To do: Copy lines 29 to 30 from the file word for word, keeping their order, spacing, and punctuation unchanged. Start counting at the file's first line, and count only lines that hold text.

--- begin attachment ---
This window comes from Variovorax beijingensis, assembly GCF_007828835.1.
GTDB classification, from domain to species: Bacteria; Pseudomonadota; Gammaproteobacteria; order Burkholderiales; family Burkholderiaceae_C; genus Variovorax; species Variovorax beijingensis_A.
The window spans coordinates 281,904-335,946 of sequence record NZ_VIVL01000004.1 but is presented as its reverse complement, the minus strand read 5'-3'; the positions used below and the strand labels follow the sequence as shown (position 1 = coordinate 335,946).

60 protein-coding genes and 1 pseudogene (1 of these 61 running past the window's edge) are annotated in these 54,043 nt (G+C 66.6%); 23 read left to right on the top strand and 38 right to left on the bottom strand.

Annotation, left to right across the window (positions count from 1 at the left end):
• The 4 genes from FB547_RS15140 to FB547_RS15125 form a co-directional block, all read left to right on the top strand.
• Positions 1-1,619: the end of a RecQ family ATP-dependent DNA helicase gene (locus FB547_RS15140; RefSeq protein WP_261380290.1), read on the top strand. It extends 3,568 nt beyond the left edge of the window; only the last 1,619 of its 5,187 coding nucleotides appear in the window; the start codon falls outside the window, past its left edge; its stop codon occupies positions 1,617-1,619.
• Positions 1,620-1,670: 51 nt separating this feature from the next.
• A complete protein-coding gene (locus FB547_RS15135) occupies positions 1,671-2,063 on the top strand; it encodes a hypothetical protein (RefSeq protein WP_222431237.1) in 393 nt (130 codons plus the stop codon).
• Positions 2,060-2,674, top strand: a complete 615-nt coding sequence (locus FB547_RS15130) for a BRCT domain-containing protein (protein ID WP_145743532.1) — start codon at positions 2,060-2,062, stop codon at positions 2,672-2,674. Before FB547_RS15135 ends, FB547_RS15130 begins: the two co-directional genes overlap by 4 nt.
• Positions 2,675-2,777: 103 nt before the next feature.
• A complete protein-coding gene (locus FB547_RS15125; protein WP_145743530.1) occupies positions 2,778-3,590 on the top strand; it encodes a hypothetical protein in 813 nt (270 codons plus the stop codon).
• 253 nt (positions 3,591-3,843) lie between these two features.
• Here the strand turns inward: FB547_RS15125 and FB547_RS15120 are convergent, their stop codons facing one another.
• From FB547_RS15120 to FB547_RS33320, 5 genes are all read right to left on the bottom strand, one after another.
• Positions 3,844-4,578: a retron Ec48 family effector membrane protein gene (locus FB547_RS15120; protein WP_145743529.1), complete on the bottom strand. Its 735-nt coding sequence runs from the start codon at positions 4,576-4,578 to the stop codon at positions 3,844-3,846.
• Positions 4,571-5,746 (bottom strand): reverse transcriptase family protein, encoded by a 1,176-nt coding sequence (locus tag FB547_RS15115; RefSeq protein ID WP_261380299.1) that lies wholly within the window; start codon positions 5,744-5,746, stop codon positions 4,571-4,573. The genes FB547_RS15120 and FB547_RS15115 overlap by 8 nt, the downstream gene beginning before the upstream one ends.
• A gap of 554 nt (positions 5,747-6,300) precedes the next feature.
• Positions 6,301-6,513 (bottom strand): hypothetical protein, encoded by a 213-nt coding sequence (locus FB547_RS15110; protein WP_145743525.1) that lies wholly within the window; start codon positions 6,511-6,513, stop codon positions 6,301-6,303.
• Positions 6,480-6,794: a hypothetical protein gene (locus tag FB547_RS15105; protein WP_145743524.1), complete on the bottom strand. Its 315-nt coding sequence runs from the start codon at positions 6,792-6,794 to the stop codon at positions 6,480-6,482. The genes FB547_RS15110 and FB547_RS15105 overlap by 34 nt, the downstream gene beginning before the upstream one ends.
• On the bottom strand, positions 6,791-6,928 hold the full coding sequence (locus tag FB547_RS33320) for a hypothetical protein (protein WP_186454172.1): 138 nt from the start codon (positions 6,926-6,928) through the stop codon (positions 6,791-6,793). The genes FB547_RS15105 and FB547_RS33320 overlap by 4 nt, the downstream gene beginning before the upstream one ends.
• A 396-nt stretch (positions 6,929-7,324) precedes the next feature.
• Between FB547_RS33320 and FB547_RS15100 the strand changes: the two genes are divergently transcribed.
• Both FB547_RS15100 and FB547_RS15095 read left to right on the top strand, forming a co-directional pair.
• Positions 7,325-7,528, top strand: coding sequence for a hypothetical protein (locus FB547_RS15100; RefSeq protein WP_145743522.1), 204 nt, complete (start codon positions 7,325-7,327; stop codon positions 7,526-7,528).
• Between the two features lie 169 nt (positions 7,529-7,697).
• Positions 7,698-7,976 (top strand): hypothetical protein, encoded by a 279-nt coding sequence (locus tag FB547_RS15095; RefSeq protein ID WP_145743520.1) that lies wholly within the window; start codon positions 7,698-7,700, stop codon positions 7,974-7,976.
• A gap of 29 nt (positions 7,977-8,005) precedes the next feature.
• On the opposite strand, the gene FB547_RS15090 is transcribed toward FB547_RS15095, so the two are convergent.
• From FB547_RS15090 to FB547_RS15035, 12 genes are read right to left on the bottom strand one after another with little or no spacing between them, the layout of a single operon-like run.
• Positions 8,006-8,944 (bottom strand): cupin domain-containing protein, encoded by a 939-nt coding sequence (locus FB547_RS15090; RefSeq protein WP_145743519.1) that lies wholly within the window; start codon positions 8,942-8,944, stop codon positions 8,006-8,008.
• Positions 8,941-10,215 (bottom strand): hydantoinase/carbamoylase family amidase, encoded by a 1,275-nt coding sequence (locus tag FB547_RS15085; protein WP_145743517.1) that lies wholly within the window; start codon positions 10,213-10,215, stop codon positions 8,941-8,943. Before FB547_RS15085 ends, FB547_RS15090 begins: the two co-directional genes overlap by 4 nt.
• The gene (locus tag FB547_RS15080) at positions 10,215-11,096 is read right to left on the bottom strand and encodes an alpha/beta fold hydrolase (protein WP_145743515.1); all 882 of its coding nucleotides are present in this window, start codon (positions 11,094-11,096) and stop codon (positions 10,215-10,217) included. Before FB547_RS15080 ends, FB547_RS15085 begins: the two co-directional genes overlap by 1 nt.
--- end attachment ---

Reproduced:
• On the opposite strand, the gene FB547_RS15090 is transcribed toward FB547_RS15095, so the two are convergent.
• From FB547_RS15090 to FB547_RS15035, 12 genes are read right to left on the bottom strand one after another with little or no spacing between them, the layout of a single operon-like run.